A study quoted in The Straits Times (May 30, 2011) found that Singaporeans are the world’s unhappiest workers.

Only 12 per cent felt that workplaces in Singapore are supportive and positive versus a global average of 20 per cent.

For a nation that is well known for its human capital-led accomplishments and the strong work ethics of its people, this study is a wake-up call to embrace new-world work methods to maintain its competitive edge.

In today’s marketplace, pay packets can quickly be matched by other employers. Top talent therefore now seek other motivations, such as improved work-life balance (WLB).

Work and home environments today are big influences on each other.

An employee cannot be a committed parent or spouse if the workload is out of control.

Similarly, having a chronically ill parent or a child with special needs can create demands and stress that impact employee performance at work.

Peter Drucker famously noted that one hires the whole worker and not just a pair of hands.

There are many myths about WLB that must be cleared before such initiatives can take root and be successful:

Myth 1: It matters only for women

A large number of people believe that WLB is a woman’s issue and affects only women who get married or who have children.

Nothing could be further from the truth.

As the number of dual career couples goes up, men can no longer rely on the safety net of a woman at home to take care of the household.

This in turn puts pressure on men who  start to feel the stress of trying to keep some balance between home and work.

Additionally, many younger employees are being called upon to take care of ageing parents or grandparents and being prematurely thrust into care-giving roles.

Consequently, there is a much larger pool of workers, than just women, who are seeking flexibility at work in return for their engagement and commitment.

Myth 2: If you build it they will come

Many organisations believe that putting policies in place is the answer to WLB problems. The truth is that there is a substantial stigma associated with utilisation of these policies.

Some of the stigma arises from gender roles and stereotypes.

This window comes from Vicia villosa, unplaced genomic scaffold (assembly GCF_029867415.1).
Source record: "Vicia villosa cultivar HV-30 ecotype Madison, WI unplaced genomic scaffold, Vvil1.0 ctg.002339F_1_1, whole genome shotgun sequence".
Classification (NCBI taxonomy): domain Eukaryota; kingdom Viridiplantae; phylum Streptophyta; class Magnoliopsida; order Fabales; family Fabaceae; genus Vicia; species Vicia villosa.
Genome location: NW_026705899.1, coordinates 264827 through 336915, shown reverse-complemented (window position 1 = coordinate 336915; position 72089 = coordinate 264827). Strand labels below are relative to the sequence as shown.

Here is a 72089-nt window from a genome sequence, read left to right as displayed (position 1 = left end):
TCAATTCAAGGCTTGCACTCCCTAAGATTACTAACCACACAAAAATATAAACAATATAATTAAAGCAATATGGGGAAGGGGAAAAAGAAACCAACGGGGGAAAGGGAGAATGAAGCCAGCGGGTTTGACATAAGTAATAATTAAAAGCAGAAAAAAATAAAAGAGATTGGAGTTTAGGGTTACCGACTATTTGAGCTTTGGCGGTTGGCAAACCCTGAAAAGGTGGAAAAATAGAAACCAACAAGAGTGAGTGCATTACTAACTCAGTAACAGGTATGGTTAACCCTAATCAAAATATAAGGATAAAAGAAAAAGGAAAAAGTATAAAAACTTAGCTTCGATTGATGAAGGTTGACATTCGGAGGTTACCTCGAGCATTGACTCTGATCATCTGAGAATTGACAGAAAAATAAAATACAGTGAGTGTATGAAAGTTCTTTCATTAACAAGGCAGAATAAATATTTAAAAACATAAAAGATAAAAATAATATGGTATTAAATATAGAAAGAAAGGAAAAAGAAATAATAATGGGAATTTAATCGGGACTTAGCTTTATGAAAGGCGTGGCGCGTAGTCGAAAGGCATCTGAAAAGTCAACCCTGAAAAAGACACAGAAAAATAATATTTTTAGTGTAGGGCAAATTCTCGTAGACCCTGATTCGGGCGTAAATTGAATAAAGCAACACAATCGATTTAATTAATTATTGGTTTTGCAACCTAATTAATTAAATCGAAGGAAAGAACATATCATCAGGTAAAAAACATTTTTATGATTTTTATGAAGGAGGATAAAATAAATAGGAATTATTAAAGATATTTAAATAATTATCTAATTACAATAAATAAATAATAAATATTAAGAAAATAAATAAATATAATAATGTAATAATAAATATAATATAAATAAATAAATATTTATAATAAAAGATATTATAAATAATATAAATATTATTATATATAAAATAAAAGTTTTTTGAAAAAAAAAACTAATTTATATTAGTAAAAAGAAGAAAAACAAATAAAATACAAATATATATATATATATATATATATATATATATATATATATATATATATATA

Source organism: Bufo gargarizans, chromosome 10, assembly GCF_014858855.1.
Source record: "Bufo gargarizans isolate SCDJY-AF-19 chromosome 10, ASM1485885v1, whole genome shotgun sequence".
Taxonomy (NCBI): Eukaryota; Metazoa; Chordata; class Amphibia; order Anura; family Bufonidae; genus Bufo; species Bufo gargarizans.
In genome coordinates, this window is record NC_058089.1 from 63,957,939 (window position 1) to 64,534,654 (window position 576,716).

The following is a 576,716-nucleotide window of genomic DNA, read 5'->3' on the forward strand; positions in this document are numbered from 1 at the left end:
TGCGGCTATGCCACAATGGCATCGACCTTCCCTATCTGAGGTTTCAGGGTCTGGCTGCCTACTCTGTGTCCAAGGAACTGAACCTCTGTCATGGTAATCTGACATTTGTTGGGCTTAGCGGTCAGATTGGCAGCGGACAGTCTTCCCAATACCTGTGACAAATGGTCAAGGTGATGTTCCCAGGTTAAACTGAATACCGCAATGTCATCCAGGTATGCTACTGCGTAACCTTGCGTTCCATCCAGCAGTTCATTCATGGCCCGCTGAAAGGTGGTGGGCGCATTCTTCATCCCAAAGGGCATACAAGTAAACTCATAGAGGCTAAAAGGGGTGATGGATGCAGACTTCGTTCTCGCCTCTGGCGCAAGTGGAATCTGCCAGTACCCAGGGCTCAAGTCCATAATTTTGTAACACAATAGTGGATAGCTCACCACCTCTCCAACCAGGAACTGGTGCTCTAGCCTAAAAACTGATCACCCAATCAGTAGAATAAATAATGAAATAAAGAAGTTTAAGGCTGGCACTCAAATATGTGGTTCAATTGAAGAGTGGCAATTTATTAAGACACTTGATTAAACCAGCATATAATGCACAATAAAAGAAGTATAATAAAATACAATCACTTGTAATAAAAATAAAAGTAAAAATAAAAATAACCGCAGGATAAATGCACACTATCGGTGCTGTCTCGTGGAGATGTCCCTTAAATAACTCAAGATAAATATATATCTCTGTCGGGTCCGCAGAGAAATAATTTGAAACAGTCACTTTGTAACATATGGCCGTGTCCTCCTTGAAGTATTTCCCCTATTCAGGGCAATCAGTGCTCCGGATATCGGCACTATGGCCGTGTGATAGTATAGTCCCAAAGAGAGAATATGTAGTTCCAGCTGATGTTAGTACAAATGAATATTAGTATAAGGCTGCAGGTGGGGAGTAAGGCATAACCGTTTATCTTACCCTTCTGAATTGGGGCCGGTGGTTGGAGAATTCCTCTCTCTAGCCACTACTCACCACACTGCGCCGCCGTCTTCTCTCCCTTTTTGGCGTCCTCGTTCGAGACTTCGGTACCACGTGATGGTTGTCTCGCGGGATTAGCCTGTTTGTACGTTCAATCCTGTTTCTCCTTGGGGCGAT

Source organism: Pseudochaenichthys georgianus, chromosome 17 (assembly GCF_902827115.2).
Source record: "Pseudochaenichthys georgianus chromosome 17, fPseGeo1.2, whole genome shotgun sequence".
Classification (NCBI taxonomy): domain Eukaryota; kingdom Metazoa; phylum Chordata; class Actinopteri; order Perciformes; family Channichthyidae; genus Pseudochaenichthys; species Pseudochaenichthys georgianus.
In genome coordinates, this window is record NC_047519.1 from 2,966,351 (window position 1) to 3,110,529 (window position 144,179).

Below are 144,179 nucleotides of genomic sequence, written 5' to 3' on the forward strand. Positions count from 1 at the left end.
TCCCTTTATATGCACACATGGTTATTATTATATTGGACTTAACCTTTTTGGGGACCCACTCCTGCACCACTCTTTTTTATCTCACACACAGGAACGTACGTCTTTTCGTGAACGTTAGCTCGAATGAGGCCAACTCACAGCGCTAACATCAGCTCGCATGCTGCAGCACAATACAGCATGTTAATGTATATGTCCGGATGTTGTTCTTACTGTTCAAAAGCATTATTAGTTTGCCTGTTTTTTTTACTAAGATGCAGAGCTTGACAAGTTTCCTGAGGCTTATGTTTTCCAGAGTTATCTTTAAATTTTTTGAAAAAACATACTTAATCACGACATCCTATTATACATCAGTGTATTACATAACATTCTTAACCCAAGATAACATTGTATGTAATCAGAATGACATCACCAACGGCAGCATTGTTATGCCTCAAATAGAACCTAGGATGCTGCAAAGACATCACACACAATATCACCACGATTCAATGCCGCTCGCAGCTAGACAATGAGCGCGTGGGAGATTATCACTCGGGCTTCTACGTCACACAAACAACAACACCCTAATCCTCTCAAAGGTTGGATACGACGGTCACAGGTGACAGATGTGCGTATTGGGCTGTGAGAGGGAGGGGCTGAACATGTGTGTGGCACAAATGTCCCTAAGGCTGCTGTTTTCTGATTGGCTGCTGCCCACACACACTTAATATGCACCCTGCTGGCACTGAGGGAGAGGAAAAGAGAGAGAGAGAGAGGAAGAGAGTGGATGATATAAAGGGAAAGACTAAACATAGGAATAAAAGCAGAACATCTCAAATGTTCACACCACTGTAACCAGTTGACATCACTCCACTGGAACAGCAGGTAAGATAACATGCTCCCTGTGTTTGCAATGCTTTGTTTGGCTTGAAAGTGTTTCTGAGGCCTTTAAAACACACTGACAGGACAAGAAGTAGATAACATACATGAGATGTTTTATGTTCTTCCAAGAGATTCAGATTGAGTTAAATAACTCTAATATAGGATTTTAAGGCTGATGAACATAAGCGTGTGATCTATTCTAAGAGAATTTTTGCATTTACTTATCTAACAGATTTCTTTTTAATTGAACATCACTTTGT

For instance, a man taking paternity leave may be seen as a slacker, as childcare roles are associated with women.

Another reason for not utilising WLB policies could arise from fear of replacement at work, particularly in times of recession, or losing out on a promotion.

Myth 3: One size fits all

Many companies assume that WLB means the same thing to everyone. They create policies that appear to be popular.

However, for all employees, balance is not about going home at six every evening or limitless flexibility.

Rather, it is being able to have flexibility as and when the situation arises. Solutions that work for a 20-year-old may not work for a 50-year-old and vice-versa.

Employees must come up with a range of policies created by using a mix-and-match approach (see table below).

Table: Choices to be made around flexible work arrangements

 

Parameter 

Choices 

Type of arrangement 

Formal

Informal

Duration

Short-term arrangement

Long-term arrangement

 Scope

Task-oriented flexibility

Career-oriented flexibility

 Location

Constrained

 No constraints

 Extent of impact

Individual

Group

Myth 4: WLB policies will reduce output and/or quality of work

In our culture, face time has typically been equated with productivity. Thus, flexible work arrangements are viewed with suspicion.

This can easily be managed by putting in output and quality measures that help ensure high productivity.

In today’s world, draconian attempts to police output and productivity often backfire.

For instance, one of my clients required employees to manually punch in at 8am to record their timely arrival.

However, there was no recognition of how late employees may have stayed to get their work done.

As a result, employees would punch in on time but leave the office for coffee breaks, reducing productivity.

Trust begets trust, and the culture of an organisation impacts employee commitment and output.

By offering WLB policies, the management sends the signal of trust and support that is reciprocated by employees.

Myth 5: Flexible work arrangements are a perk and a privilege

Many employers believe that WLB policies should be applied selectively and treated as a reward for good work. They feel that employees with great performance records “earn” the right to have more flexibility.

However, the truth is that WLB policies are enablers of higher performance. Like many other tools that support performance, these should be made available to all.

In the absence of this, a potential star employee may forever remain mediocre due to lack of access to such policies.

WLB policies are an important means of seeking engagement across gender, generation and position.

However, successful WLB programmes need to be backed by good processes and a great organisational culture.

Companies will need to openly examine their practices and see what is relevant in the current times versus holding onto practices from a bygone era. 

A strategic vision, feasible structures and top management commitment can result in employees feeling the satisfaction of balance in their personal and professional lives.

Only then can one reverse the trend of one of the most efficient workforces in the world being among the unhappiest.